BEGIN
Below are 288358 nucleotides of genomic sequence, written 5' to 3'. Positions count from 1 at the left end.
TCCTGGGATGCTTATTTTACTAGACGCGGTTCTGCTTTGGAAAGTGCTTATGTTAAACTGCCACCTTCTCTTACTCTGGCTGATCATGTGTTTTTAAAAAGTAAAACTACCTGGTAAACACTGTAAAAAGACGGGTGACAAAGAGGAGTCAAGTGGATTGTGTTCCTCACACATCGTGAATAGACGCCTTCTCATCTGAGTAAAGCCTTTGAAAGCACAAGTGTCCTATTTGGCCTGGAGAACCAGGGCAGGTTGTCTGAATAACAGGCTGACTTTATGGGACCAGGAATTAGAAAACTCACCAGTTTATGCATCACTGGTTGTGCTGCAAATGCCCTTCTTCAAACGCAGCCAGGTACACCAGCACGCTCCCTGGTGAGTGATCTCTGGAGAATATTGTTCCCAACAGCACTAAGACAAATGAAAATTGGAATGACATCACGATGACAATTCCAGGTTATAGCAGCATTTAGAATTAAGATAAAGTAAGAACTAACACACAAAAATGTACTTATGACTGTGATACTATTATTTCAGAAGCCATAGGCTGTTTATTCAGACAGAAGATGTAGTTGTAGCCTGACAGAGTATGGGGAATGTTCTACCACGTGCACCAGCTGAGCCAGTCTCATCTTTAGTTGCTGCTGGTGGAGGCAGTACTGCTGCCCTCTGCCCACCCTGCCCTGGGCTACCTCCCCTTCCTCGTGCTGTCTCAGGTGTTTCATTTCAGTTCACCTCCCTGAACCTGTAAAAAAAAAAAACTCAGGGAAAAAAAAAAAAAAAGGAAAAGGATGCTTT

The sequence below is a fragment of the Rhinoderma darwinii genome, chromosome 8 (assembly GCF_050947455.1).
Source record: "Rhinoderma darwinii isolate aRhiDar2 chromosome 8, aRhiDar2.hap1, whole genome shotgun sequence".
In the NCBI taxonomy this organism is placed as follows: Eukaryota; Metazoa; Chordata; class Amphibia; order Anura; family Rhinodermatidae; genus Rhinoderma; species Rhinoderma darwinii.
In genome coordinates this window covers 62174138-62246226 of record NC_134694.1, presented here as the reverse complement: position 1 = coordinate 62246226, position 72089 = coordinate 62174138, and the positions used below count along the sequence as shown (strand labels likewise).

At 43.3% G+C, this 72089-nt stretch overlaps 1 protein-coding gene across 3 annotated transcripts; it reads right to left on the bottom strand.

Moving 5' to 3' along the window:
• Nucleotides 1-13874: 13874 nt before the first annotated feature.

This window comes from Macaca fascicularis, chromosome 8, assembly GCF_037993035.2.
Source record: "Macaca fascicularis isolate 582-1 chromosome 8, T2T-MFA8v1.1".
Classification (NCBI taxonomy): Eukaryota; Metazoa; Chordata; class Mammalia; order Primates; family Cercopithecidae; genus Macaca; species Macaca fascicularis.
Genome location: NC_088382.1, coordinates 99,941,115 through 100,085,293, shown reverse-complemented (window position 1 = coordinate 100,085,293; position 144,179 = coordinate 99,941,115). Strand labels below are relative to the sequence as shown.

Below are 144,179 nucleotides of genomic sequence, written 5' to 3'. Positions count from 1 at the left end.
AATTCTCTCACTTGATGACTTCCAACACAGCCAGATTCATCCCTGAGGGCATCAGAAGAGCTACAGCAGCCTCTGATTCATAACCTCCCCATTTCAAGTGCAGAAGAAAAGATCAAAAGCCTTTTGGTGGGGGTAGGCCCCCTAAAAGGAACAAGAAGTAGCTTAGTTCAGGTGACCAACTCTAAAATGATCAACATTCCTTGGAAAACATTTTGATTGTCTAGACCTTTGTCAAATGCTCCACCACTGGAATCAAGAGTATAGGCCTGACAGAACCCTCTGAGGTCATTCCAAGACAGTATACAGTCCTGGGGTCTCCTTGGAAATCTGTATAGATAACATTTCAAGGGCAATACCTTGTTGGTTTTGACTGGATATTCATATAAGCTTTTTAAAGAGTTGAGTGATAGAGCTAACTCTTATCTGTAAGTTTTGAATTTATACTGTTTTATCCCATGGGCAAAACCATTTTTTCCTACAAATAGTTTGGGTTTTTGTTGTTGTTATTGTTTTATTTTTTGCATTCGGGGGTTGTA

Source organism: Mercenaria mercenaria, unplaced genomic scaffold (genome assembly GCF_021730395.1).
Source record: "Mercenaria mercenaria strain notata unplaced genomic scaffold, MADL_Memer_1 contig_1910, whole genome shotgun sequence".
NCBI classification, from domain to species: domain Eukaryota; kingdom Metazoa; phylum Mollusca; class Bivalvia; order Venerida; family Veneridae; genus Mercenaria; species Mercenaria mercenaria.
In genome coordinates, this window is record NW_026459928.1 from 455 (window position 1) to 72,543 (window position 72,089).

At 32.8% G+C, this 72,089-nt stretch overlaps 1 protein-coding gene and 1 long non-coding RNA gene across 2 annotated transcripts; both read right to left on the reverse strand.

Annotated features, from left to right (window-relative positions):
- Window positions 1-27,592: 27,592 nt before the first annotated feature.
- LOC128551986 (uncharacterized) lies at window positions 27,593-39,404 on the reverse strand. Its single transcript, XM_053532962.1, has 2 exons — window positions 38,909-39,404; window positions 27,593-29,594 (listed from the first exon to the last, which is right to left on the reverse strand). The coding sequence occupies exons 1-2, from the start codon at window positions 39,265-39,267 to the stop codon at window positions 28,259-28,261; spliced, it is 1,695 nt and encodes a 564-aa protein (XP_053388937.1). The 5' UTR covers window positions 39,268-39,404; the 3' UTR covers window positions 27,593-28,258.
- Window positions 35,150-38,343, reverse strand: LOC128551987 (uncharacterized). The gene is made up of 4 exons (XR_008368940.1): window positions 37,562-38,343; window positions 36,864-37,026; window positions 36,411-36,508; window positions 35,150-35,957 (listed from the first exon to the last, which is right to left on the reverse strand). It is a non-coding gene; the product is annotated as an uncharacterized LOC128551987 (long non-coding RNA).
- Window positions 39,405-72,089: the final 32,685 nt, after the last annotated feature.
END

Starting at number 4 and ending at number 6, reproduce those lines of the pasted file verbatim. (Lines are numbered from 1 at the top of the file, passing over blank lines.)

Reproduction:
Source record: "Rhinoderma darwinii isolate aRhiDar2 chromosome 8, aRhiDar2.hap1, whole genome shotgun sequence".
In the NCBI taxonomy this organism is placed as follows: Eukaryota; Metazoa; Chordata; class Amphibia; order Anura; family Rhinodermatidae; genus Rhinoderma; species Rhinoderma darwinii.
In genome coordinates this window covers 62174138-62246226 of record NC_134694.1, presented here as the reverse complement: position 1 = coordinate 62246226, position 72089 = coordinate 62174138, and the positions used below count along the sequence as shown (strand labels likewise).